Koinobori (鯉のぼり), meaning "carp streamer" in Japanese, are carp-shaped windsocks traditionally flown in Japan to celebrate Tango no sekku (端午の節句), a traditional calendrical event which is now designated as Children's Day (子供の日, Kodomo no hi), a national holiday in Japan. Koinobori are made by drawing carp patterns on paper, cloth or other nonwoven fabric. They are then allowed to flutter in the wind. They are also known as satsuki-nobori (皐のぼり).
Children's Day takes place on May 5, the last day of Golden Week, the largest break for workers and also a week in which many businesses, state schools, and some private schools close for up to 9–10 days for the designated national holidays. Landscapes across Japan are decorated with koinobori from April to early May, in honor of children for a good future and in the hope that they will grow up healthy and strong.
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A typical koinobori set consists of, from the top of the pole down, a pair of arrow-spoked wheels (矢車, yaguruma) with a ball-shaped spinning vane, a mounting windsock (吹流し, fukinagashi), and finally the koinobori. For the windsock above the koinobori, two main kinds are used: the five-colored windsock (五色吹流し), based on the five elements of Chinese philosophy, and patterned windsocks (柄物吹流し), often featuring a family crest. The number and meaning of the carp streamers or koinobori that fly beneath the windsock has changed over time. Traditionally, the set would contain a black koinobori representing the father, followed by a smaller, red koinobori representing his eldest son. This is why, according to the Japanese American National Museum, in the traditional "children's song," the red one (higoi) represents the eldest son. If more boys were in the household, an additional blue, green and then, depending on the region, either purple or orange koinobori were added. After the government's decree that converted Boy's Day (Tango no Sekku) into the present Children's Day (Kodomo no Hi), the holiday came to celebrate the happiness of both boys and girls. As a result, the red koinobori came to represent the mother of the family and it is not uncommon for the color to be varied as pink. Similarly, the other colors and sizes of carp came to represent all the family's children, both sons and daughters.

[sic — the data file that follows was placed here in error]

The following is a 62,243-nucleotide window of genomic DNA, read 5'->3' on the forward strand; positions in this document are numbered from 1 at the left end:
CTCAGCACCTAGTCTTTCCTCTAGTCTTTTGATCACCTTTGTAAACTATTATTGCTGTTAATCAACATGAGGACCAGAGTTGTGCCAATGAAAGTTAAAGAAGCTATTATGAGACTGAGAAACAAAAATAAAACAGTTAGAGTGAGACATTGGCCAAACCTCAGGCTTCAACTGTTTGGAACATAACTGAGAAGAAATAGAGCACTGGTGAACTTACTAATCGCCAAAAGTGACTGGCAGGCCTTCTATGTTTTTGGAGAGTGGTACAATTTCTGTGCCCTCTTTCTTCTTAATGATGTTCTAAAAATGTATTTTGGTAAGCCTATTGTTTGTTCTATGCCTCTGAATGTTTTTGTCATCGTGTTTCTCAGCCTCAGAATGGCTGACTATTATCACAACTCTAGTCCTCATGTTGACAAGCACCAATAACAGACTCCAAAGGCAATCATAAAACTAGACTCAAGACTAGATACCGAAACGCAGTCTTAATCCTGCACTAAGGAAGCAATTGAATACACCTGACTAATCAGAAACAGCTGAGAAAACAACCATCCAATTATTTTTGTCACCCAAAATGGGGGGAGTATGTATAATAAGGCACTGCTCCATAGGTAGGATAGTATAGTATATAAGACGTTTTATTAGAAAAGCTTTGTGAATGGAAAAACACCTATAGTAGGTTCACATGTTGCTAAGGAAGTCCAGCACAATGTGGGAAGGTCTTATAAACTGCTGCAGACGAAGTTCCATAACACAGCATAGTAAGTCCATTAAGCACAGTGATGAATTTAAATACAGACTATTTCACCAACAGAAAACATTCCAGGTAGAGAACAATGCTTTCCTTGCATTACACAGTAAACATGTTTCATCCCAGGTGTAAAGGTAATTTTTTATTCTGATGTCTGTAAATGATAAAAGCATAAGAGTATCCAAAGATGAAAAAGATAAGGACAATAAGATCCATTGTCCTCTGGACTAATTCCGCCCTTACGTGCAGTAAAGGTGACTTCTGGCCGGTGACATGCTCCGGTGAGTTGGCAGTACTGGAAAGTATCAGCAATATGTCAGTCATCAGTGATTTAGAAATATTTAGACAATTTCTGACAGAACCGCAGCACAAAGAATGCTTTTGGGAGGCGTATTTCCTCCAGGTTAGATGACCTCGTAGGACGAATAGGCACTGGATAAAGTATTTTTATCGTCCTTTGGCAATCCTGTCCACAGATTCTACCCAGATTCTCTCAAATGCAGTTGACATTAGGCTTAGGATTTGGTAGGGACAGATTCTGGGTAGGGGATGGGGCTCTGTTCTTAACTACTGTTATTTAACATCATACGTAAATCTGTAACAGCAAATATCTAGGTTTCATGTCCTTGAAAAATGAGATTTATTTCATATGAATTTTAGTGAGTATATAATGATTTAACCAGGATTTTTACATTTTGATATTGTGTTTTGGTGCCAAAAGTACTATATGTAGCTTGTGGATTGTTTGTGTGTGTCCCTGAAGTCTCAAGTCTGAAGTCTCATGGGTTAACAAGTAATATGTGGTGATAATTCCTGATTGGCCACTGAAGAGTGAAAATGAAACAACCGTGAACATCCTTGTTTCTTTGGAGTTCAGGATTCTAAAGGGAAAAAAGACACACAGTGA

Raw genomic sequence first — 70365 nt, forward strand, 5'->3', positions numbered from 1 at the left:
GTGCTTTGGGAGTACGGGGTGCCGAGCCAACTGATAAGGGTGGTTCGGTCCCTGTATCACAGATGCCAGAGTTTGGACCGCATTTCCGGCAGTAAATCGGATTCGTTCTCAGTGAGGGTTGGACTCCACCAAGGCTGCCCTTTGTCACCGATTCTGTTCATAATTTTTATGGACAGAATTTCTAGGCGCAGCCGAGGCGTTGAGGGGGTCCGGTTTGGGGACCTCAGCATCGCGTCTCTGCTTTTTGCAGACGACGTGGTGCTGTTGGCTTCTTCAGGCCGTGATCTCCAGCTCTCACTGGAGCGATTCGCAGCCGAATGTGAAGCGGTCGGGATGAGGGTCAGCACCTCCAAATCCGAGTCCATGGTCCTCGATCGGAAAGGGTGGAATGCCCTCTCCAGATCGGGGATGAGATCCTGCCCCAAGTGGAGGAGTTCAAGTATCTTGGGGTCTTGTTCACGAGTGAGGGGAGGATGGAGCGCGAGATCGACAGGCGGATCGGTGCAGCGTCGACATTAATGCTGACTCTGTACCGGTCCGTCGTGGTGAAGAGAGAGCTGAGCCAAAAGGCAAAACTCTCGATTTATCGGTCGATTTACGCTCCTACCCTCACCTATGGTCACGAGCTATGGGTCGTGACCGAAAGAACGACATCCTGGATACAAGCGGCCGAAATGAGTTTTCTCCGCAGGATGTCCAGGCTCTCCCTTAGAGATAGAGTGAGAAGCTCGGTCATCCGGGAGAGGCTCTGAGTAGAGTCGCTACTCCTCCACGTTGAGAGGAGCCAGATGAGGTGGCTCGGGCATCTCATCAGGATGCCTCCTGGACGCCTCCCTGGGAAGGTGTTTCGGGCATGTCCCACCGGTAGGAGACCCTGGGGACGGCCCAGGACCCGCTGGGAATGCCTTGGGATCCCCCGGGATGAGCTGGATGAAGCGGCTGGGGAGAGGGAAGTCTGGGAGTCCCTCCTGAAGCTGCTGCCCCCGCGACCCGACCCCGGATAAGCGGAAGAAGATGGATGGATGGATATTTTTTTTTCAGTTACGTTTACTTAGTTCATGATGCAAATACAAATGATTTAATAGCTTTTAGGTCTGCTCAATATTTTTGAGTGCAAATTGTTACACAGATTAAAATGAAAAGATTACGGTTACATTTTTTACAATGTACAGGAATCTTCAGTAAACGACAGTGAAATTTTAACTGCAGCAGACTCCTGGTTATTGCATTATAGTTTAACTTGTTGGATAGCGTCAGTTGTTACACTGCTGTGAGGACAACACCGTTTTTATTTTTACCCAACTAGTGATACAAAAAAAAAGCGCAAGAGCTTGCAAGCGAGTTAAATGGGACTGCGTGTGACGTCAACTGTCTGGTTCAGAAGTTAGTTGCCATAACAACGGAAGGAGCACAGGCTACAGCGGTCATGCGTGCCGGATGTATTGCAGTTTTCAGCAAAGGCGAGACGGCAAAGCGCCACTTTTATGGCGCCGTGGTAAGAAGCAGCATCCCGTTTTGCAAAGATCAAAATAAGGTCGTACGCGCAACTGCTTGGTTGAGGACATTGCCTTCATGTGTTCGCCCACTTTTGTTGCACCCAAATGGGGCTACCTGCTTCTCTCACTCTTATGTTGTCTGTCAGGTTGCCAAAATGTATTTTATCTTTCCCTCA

At present, the koinobori are commonly flown above the roofs of houses with children, with the biggest (black) koinobori for the father, next biggest (red or pink) for the mother, and an additional, smaller carp of a different color for each child in decreasing order by age.
Koinobori have been in use since the 18th century. Originally exclusive to warrior households, they eventually reached the rest of the population. They were traditionally flown as part of the Japanese Boys' Day, with one carp for each son, while girls found a counterpart to this custom in hinamatsuri 'Doll's Day'. However, after the redesignation of May 5th as Children's Day in 1948, some families began flying koi for every child, regardless of gender. Despite this, the connection between the koinobori and male children remains, and many families still do not fly them for their daughters. The koi, known for its ability to swim upstream, represents courage, determination, and the hope that children will grow up healthily. This symbolism pays homage to the myth of longmen from the late Han dynasty, that a golden koi fish swam up a waterfall at the end of the Yellow River and became a dragon.
The number of koinobori included on a pole and the variety of their colors have increased over time to accommodate more family members. The nobori where originally made by hand-painting materials such as paper or cloth, but these have almost entirely fallen out of use in favour of synthetics, outside of some rural areas. Silk and paper models are still sold, but at a higher price than the synthetics. Related Tango no sekku traditions include kite-flying, kite-fighting, the consumption of Kashiwa mochi (sticky rice cakes wrapped in oak leaves), and, in some areas, the tradition of making young boys crawl through the koinobori for good fortune. As a tradition, throughout Children's Day, children also thank and show respect for relatives, parents, and teachers for support throughout their life.
A famous koinobori song often sung by children and their families. It was published in Ehon shōka haru no maki (Picture Songbook, Spring) in 1932. The lyrics are by Miyako Kondō (近藤宮子). The composer is unknown.
屋根より 高い 鯉のぼり
yane yori takai koinobori
|English translation: |
Higher than the roof-tops are the koinobori
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